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Ron Mackenna’s review
I’M working in Glasgow’s Maryhill so Bearsden is a skip away, in theory, but then I don’t reckon with the Bearsden traffic warden chasing people (moi) from empty spaces and struggling businesses in the middle of lockdown. So it’s round the block again and again and, of course, the supplied number for Monadh Kitchen is just ringing out, or engaged, and I can see people sitting in there. At the back. Hello?
Eventually the coast is clear and, after giving up on the phone, thereby defying collection orders and simply knocking on the door, the exchange is completed in the now-normal perfunctory and completely warmth-free way and I cross the river in the usual nose-to-tail lockdown traffic with dinner in its box, in the boot.
Honestly? It can be challenging, this mealin-a-box gig. At least Monadh is staying true to its Michelin Bib Gourmand status and keeping things simple: no seeds to plant, videos to watch or playlist to turn on and thankfully absolutely nothing that we have to cook from scratch ourselves.
A plump and crisped smoked haddock fishcake is sprung from the oven after 15 minutes while the dauphinoise spuds that are to go with the main course bubble along contentedly and a ballotine of corn-fed chicken simmers in its pot, for tickety-tock 20 minutes and counting down on Alexa.
The fish cake is of the conversationstopping variety.
Yeah, I know, it’s just mash and haddock, but somehow the proportions of this conspire to make us nod and poke and hold up herby bits and tangible chunks, and sigh when it’s all eaten.
Potato and spinach soup is spooned up next, its instructions being no more complex than: reheat to boil then split into bowls.
Decent enough. This meal all sashays together pretty smoothly, as though someone actually tested this in a home kitchen instead of a commercial one, with its mystical heating times and magical searing abilities.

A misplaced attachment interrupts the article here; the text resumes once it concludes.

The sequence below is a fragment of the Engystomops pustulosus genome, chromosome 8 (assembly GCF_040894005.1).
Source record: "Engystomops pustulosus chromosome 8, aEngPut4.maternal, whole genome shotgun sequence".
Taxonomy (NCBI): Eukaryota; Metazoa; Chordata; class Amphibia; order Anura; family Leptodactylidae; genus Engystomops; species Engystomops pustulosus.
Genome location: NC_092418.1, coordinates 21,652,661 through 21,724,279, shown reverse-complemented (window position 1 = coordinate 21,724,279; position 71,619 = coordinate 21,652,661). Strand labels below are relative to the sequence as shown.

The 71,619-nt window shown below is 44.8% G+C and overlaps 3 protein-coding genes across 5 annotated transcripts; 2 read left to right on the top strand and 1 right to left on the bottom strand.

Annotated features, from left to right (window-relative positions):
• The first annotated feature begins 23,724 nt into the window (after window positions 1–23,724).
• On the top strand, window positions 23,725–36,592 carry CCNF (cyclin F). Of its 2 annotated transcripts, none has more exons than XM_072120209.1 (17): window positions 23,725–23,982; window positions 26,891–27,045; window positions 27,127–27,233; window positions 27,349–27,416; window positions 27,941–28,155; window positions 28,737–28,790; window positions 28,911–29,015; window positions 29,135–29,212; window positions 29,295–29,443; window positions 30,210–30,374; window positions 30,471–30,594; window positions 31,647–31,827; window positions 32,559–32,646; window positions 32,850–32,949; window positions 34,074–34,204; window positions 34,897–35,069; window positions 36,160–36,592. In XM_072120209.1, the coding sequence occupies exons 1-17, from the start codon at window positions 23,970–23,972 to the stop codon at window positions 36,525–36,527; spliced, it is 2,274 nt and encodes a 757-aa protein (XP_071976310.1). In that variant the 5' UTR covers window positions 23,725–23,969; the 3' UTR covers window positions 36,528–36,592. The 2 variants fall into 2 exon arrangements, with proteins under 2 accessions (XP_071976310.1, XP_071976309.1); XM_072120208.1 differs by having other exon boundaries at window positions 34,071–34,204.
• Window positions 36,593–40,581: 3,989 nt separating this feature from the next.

True, there’s a little bit of microwave action involved in zapping the roast celeriac and then its puree too, a red wine jus gets to boil like a loony for a mo before it too joins the rest of the gang on the plates on the breakfast bar.
We love this dauphinoise, significantly better than Markies, and you can’t say that every day, while the asparagus stuffing the ballotine is still crisp and fresh. If there are any complaints it’s no more than a hand raised at the back over the slightly waxy texture of the chicken.
Frankly? I liked it. And then Monadh Kitchen does what pretty much nobody, not even the Michelin-starred gods, has achieved in a year or so of meals in a box: it produces a delicious dessert.
“You liked that,” Debs says as I all but lick the last remnants from the sideplate and scan hers to see if there’s any left. Again, this isn’t gastronomic alchemy, and if Farmfoods doesn’t do a version I’ll be shocked and surprised, but what a salted caramel cheesecake.
Crunchy pecan brittle, caramel sauce from a tub that I nuked in the micro until pinholes appeared and thought I may have ruined, but – ding-dong – it all hangs together so well.
Once again much, much greater than the sum of its parts. Which in a way is pretty much the whole ethos behind the Michelin Guide’s Bib Gourmand. Chapeau! – as those cunning Frenchies say.
Well, almost Chapeau! – there was supposed to be fig bread with basil pesto to
start. The pesto was there and was so good I ate most of it with a teaspoon but of the fig bread there was no sign, and rather rudely no explanation for its absence either, simply an apology of a focaccia which had the taste and texture of a cross between a failed scone and a place-mat.
Ho hum, but hardly denting the overall positive impression of this otherwise very good box meal. Lockdown meals are definitely improving.